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Biomass Cofiring: A Transition to a Low-Carbon Future

Biomass cofiring refers to the simultaneous combustion of a biomass fuel and a base fuel to produce energy, usually electrical power. The most common base fuel is coal. The most common sources of biomass fuel include low-value wood from forestry activities, crop residues, construction debris, municipal waste, storm debris, and dedicated energy crops, such as switchgrass, willow, and hybrid poplar. Most biomass feedstocks must undergo significant processing before they can be utilized for cofiring. The shape, size, and moisture-content of feedstock particles need to be adjusted to meet specifications.

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Date Of Record Release 2009-04-20 18:46:14
Description Biomass cofiring refers to the simultaneous combustion of a biomass fuel and a base fuel to produce energy, usually electrical power. The most common base fuel is coal. The most common sources of biomass fuel include low-value wood from forestry activities, crop residues, construction debris, municipal waste, storm debris, and dedicated energy crops, such as switchgrass, willow, and hybrid poplar. Most biomass feedstocks must undergo significant processing before they can be utilized for cofiring. The shape, size, and moisture-content of feedstock particles need to be adjusted to meet specifications.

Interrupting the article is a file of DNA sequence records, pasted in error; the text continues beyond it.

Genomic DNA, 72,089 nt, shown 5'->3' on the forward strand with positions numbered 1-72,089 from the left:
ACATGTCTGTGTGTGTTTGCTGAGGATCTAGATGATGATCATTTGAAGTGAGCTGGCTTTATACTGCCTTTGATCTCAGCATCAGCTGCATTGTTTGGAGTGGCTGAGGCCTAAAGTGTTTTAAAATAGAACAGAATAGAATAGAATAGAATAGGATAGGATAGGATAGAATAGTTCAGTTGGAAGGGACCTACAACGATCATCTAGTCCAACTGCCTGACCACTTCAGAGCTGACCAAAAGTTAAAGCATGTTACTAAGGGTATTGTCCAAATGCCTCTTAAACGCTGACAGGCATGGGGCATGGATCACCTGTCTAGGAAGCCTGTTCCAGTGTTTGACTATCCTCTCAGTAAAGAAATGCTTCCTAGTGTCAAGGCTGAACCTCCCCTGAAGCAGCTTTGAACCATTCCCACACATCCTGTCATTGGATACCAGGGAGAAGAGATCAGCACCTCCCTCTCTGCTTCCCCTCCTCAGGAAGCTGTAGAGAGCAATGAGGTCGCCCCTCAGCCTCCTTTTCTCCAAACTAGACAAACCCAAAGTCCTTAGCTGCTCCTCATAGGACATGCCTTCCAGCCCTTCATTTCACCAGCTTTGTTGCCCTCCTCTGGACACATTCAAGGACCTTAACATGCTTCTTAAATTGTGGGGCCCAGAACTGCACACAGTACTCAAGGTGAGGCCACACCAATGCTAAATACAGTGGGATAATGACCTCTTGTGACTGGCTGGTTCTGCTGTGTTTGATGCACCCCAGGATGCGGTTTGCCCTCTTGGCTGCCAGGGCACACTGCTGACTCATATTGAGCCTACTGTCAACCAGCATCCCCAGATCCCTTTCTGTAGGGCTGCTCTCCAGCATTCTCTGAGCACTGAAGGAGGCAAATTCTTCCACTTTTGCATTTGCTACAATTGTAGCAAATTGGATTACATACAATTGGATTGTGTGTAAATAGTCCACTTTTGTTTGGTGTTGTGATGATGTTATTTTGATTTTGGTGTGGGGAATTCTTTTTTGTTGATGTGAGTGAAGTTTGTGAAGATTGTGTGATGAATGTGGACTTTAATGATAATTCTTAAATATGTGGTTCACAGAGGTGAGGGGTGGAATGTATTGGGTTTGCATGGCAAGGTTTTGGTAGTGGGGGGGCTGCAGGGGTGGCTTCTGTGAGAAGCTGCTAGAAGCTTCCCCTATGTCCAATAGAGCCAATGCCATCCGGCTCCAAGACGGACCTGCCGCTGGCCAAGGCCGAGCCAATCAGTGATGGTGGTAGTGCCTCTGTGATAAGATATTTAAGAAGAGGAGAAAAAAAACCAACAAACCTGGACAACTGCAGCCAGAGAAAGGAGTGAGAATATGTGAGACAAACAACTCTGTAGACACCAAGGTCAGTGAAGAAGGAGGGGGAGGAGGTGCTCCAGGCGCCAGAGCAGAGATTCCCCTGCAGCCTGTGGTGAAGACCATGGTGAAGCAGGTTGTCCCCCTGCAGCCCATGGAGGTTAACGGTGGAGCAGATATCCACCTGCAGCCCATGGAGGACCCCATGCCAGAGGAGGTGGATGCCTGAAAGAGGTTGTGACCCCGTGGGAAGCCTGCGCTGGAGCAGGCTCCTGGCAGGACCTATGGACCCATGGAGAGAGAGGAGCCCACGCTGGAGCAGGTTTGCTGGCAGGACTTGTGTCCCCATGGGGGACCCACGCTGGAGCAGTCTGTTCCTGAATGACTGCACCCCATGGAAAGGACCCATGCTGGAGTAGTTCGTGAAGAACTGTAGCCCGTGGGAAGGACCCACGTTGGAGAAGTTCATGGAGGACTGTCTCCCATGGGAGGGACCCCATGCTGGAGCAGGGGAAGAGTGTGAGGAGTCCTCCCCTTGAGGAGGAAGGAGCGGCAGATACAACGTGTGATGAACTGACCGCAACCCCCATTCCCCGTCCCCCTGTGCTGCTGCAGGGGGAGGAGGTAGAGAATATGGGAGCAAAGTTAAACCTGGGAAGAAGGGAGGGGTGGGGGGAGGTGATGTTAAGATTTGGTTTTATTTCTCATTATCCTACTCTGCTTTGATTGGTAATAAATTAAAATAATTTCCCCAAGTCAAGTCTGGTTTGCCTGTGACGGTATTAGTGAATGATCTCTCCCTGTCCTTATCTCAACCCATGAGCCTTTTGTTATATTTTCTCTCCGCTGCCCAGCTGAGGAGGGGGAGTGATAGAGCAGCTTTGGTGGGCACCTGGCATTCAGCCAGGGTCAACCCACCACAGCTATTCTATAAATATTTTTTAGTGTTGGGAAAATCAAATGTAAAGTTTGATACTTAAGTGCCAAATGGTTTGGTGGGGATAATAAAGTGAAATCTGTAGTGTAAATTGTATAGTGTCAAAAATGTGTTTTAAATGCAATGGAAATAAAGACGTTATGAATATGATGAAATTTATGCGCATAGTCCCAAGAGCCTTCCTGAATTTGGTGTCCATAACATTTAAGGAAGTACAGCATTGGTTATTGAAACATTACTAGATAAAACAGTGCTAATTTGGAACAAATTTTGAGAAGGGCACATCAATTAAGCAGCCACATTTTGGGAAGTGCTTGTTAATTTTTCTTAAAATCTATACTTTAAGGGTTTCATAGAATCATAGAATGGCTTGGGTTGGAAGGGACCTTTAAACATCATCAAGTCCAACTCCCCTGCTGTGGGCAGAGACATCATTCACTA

Classification
Resource Type
Format
Subject
Source Environmental and Energy Study Institute
Keyword Biomass, Energy, Electrical power, Coal, Wood, Forestry, Crop residues, Construction debris, Municipal waste, Storm debris, Crops
Selector Jund
Date Of Record Creation 2009-04-20 18:39:18
Education Level
Date Last Modified 2010-06-19 17:56:47
Language English
Date Record Checked: 2009-04-20 00:00:00 (W3C-DTF)

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